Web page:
Thanksgiving Wine Pairings from the Pros – Food & Wine
Here’s what pros pour for the biggest dinner of the year.
When I’m with my family, we serve a mix of Italian dishes (manicotti, stuffed shells, lasagna) and Southern food (collard greens, cornbread, chitlins). We usually do a honey-baked ham instead of a turkey. My contribution to that is to help my mom!
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As you can imagine, that makes for quite the range of wine. We love food-friendly bubbles and reds, and we aim to keep it to $25 or less per bottle—so bottles from Etna in Italy, Corsica, the Savoie in France, and lighter-style reds from Chile. The 2020 Tenuta delle Terre Nere
Etna Rosato ($23) is a favorite. A new discovery is the 2019 J. Bouchon País Salvaje ($22) from Chile. It’s a wild wine, made from ancient-vine País grapes in central Chile—the vines basically grow up the sides of trees, and the vineyard workers harvest them using ladders. And I love Gamay, which goes with everything. The 2019 B. Kosuge Carneros Gamay Noir ($25) is excellent. Byron Kosuge is a Pinot Noir veteran, but he makes a lot of other varieties as well; he’s doing exceptional work right now.
Most of the time, I spend Thanksgiving with friends who work outside the restaurant industry. I bring the wines, and they make the cocktails.
Stolpman Vineyards makes some natural wines that are low intervention and low sulfur but not messed up. The Sangiovese, 2020 Stolpman Vineyards Love You Bunches ($24), is great with cranberry sauce.
I like to finish everything off with Madeira—a Madeira made from Sercial grapes is amazing paired with pecan pie. It has salted caramel and nut notes that match beautifully with the flavors of the pie, plus it has enough acidity to cut through the richness. The Rare Wine Co. Historic Series Charleston Sercial ($49) is my go-to.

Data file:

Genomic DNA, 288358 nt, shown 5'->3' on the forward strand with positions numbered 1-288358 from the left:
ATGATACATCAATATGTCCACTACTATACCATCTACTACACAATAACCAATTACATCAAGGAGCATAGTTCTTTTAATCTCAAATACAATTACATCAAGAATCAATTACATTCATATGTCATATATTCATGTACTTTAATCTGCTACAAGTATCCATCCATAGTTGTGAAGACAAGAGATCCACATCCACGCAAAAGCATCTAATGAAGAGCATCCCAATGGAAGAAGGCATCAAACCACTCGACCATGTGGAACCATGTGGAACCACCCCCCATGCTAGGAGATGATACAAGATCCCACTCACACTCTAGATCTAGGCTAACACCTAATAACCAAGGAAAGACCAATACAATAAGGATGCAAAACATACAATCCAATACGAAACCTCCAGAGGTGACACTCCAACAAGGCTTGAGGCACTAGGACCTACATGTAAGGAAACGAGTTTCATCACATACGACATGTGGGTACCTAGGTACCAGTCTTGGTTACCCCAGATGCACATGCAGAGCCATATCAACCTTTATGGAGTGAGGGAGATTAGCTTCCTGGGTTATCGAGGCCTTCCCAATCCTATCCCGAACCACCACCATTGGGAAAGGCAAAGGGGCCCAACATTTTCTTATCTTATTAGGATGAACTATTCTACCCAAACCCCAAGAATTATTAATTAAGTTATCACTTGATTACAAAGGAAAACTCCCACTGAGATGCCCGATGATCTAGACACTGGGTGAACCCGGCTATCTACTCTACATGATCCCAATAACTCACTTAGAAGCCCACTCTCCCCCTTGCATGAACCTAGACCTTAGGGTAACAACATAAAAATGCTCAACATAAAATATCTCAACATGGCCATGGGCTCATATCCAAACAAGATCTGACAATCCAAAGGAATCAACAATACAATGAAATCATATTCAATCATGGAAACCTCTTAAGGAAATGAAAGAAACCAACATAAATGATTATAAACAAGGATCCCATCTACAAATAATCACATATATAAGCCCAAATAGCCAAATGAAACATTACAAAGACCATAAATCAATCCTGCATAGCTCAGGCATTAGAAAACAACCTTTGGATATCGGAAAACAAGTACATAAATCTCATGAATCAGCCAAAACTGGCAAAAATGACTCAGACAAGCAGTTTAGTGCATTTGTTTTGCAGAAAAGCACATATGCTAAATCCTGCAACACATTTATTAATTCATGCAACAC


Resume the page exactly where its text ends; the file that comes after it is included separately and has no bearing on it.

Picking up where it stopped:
This year, I’ve been thinking about how we usually only have sake with Japanese food, but why is that? At Sushi Note, we pair wine with sushi all the time, so why not the reverse? That’s why I’m going to bring this Masumi Arabashiri Junmai Ginjo First Run ($35) to Thanksgiving. It’s an unpasteurized (nama) sake that’s savory and full of umami, with this wonderful viscosity and texture. I think it’ll be great with both turkey and stuffing.
My mom is Southern, from just outside of New Orleans, so eating, cooking, and taking care of people is rooted deep within me. We always go big for Thanksgiving with all the fixin’s, like oyster dressing, bourbon sweet potatoes with candied pecans, even peach Jell-O salad.
To kick off the day, the answer is always Champagne—I’ve decided it also makes me a better cook. NV Champagne Marc Hébrart Rosé Brut ($62) is delicate, with strawberry and orange-peel notes. Bourbon sweet potatoes contain a hefty amount of brown sugar, so to complement that sweetness I love the 2019 Dönnhoff Estate Riesling ($23). It is off-dry and loaded with mouthwatering acidity, slaty minerality, and a touch of stone fruit.
For the star of the show, we order duck from The Morris in San Francisco instead of turkey. It’s brined, aged, and smoked and comes with duck jus seasoned with espresso and honey. I pair a Gamay with it: the 2019 Domaine de la Grand’Cour Fleurie Cuvée Vieilles Vignes Le Clos ($30). It reminds me of violets with dark berry fruit, tobacco, and spice. The perfect Pinot Noir alternative!
For those of us in the hospitality industry, the weekend after Thanksgiving is always very busy. I prefer to spend my time in Asheville, where I work, rather than traveling and being rushed all day, so I always celebrate with friends here in town.
I’m all for a potluck-style Thanksgiving, and though I’m usually in charge of cooking the turkey, the highlight of this day for me is the deviled eggs and charcuterie we have while dinner is coming together.
RELATED: Perfect Potluck Thanksgiving Dishes
I always pour Spanish wines! I like to open the evening with bubbles: A pét-nat-style Cava, like the NV Finca Viladellops LD Ancestral ($17), pairs perfectly with deviled eggs and gives everyone an opportunity to toast to the evening ahead. When it comes to dinner, I prefer a lighter red variety, such as Mencia; the 2016 Candea Tinto ($26) from Spain’s Monterrei region is a great choice (and I love to pour it from magnums). Its acidity and red-fruit flavors are perfect alongside the rich, earthy dishes on the table. To finish the evening, I’ll pour a cream sherry. Sherry has a special place in my heart, and I wouldn’t leave it out of any perfect evening. Good cream sherry, like the NV Lustau East India Solera ($26), has a balance of dry sweetness and a touch of acidity that goes especially nicely alongside stewed fruits and pies.